Winter Newsletter


Anna Maria Hong’s first book of poetry, Age of Glass, received a starred review from Publishers Weekly and was recently named one of Entropy’s Best Poetry Books of 2018. Age of Glass was recognized on the Kenyon Review blog and Poetry Foundation’s spring reading list for the magic of its subversive sonnets. In Green Mountains Review Anita Olivia Koester says “Hong’s innovative sonnets elevate the natural and human world by preserving it, and yet these sonnets also… allow for deeper truths about sexism, misogyny, and power structures, to emerge.”
Find out more about Hong’s work in interviews at Literary Bennington and Speaking of Marvels, where Hong says “The writing of this book was driven by the question of how or whether one can be a responsible and ethical member of empire, particularly in the face of white, hot reversals and upheavals.”
In American Literary Review, Brian Clifton writes of Nicholas Gulig’s second book, Orient, that “By looking at noise and sound (as they collide in human language), Gulig attempts to understand how we define ourselves and how we define others. In this way, the book becomes both a thing that speaks and a thing that listens.” In Poetry Northwest Jane Wong observes “Gulig’s collection is all encompassing—all heart, all terror.”
Orient was named one of Entropy’s Best Poetry Books of 2018 and Gulig discusses his process, ethics, aesthetics, and form at Speaking of Marvels.
Shaelyn Smith’s collection of essays, The Leftovers, was one of Poets & Writers’s featured debut collections of literary nonfiction in 2018 as well as an “SPD Recommends” title, and one of Entropy’s Best Nonfiction Books of 2018. Learn more about The Leftovers in a review at the New Orleans Review and an interview with James Allen Hall at Essay Daily.
We’ve also been happily catching up with new books, reviews, or awards for our previous authors: Leora Fridman, Jane Lewty, Dora Malech, Shane McCrae, Phil Metres, and Sandra Simonds.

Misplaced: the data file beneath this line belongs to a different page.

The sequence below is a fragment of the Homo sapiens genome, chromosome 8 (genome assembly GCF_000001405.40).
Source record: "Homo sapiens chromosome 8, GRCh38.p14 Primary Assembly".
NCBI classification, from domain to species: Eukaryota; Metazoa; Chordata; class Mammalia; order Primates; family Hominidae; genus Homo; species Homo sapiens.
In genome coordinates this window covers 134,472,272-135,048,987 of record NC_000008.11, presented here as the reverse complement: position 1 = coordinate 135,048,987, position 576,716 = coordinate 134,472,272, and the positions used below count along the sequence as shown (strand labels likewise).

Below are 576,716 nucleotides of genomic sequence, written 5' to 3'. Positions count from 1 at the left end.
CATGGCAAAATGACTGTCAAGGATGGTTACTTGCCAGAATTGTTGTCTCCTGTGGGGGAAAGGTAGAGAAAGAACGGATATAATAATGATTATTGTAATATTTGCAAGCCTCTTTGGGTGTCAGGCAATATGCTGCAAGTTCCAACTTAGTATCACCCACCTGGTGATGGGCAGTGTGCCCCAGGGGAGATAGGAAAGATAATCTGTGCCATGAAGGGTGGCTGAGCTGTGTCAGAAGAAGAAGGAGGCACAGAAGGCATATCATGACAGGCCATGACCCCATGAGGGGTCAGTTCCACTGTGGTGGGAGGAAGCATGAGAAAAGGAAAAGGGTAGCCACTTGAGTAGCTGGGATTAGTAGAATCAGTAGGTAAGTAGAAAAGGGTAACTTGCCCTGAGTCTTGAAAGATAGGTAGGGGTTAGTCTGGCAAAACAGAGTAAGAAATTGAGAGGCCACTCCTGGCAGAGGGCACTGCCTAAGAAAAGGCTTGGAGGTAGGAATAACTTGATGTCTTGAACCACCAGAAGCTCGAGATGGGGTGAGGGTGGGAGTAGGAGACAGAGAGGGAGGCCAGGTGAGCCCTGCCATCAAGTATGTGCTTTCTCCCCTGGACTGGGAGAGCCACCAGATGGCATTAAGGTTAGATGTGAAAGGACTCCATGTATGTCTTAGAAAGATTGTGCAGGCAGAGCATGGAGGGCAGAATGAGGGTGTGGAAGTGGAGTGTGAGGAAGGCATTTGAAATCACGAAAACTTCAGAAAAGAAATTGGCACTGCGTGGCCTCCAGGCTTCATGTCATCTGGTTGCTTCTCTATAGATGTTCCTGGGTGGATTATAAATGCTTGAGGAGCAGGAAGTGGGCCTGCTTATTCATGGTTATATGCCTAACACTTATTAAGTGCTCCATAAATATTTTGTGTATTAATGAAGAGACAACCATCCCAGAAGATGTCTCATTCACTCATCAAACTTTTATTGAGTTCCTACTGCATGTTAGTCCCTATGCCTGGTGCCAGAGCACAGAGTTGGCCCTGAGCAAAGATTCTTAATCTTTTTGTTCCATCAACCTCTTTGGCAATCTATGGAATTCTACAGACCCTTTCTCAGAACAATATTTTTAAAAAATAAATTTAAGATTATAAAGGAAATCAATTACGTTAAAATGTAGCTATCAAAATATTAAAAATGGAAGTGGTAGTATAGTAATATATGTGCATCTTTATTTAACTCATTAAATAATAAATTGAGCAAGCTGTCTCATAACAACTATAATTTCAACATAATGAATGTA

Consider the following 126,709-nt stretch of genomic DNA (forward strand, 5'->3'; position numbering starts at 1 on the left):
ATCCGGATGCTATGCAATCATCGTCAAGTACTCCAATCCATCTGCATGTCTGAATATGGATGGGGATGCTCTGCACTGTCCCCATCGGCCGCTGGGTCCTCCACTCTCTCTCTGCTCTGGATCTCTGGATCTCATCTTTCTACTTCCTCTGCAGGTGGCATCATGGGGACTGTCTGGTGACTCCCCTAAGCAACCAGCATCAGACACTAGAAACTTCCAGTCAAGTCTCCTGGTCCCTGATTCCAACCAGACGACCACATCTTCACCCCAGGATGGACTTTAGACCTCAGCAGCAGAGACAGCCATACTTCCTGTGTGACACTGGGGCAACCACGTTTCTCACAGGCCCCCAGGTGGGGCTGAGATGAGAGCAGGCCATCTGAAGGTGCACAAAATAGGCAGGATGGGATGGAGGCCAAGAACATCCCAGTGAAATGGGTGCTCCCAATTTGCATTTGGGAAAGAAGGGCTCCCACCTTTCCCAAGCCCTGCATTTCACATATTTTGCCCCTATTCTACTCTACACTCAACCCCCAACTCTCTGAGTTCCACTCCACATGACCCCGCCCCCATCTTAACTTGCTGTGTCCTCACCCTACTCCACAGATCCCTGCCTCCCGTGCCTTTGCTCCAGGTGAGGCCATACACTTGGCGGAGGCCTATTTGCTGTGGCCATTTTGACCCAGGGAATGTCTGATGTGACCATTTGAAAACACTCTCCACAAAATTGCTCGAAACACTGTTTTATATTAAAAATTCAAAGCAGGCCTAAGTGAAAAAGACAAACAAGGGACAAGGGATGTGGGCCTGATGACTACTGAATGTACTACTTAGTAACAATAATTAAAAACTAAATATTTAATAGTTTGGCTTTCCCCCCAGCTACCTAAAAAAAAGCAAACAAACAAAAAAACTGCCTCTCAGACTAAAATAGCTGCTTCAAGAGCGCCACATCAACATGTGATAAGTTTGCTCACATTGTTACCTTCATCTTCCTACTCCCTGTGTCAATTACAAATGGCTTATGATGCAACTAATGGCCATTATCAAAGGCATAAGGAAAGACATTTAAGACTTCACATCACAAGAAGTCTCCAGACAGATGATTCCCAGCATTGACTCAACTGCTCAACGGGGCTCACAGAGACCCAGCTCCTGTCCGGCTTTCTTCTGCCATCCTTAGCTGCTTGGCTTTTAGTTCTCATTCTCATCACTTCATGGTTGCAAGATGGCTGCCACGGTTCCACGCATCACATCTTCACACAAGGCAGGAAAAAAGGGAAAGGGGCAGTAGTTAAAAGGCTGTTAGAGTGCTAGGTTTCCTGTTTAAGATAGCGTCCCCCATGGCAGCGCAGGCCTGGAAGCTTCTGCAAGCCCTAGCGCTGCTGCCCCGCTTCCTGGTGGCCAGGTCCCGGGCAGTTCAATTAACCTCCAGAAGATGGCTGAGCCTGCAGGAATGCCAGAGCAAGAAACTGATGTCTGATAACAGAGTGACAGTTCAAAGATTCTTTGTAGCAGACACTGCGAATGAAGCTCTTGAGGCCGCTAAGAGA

The Poetry Center staff is hard at work on our forthcoming titles, which will be released in September 2019: Anne Lesley Selcer’s Sun Cycle; Oliver Baez Bendorf’s Advantages of Being Evergreen; Amy Long’s Codependence; The Selected Poems of Russell Atkins, edited by Kevin Prufer and Robert E. McDonough; and Mohammed Khaïr-Eddine’s Scorpionic Sun, translated by Conor Bracken.


The CSU Poetry Center offers graduate assistantships in small press editing and publishing for CSU-based students in the NEOMFA (Northeast Ohio Master of Fine Arts in Creative Writing). If you're researching MFA programs you might consider Cleveland State where we’re lucky to host the Lighthouse Reading Series, Playwrights Festival, and Whiskey Island Magazine, among other exciting programing. The NEOMFA is the nation's only consortial MFA program and boasts four schools’ worth of creative writing faculty and a great visiting writers series (this year includes Sloane Crosley, Suzanne Buffam, Srikinth Reddy, and Paula McLain). Application deadline: January 15th.


It’s been a delight to welcome Leila Chatti, our inaugural Anisfield-Wolf Fellow in Writing in Publishing, to Cleveland. Check out new work by Leila in Kenyon Review online, Narrative, Willow Springs, and Frontier Poetry.


This year’s Lighthouse Reading Series has hosted Nicholas Gulig, Brian Blanchfield, Leila Chatti, and Lindsay Turner, all of whom blew us away with their performances. Spring readers include Jason Koo and Shaelyn Smith (2/22/19), and Caren Beilin and Anna Maria Hong (4/12/19). If you live in Northeast Ohio, we hope to see you in the spring!


If you'd like to DONATE to our mission of publishing 3-5 collections of contemporary poetry, prose, and translation each year in addition to running The Lighthouse Reading Series, the Anisfield-Wolf Fellowship in Writing and Publishing, and providing pedagogical and outreach opportunities for CSU and NEOMFA students please know that your support is what allows us to continue our work throughout the year.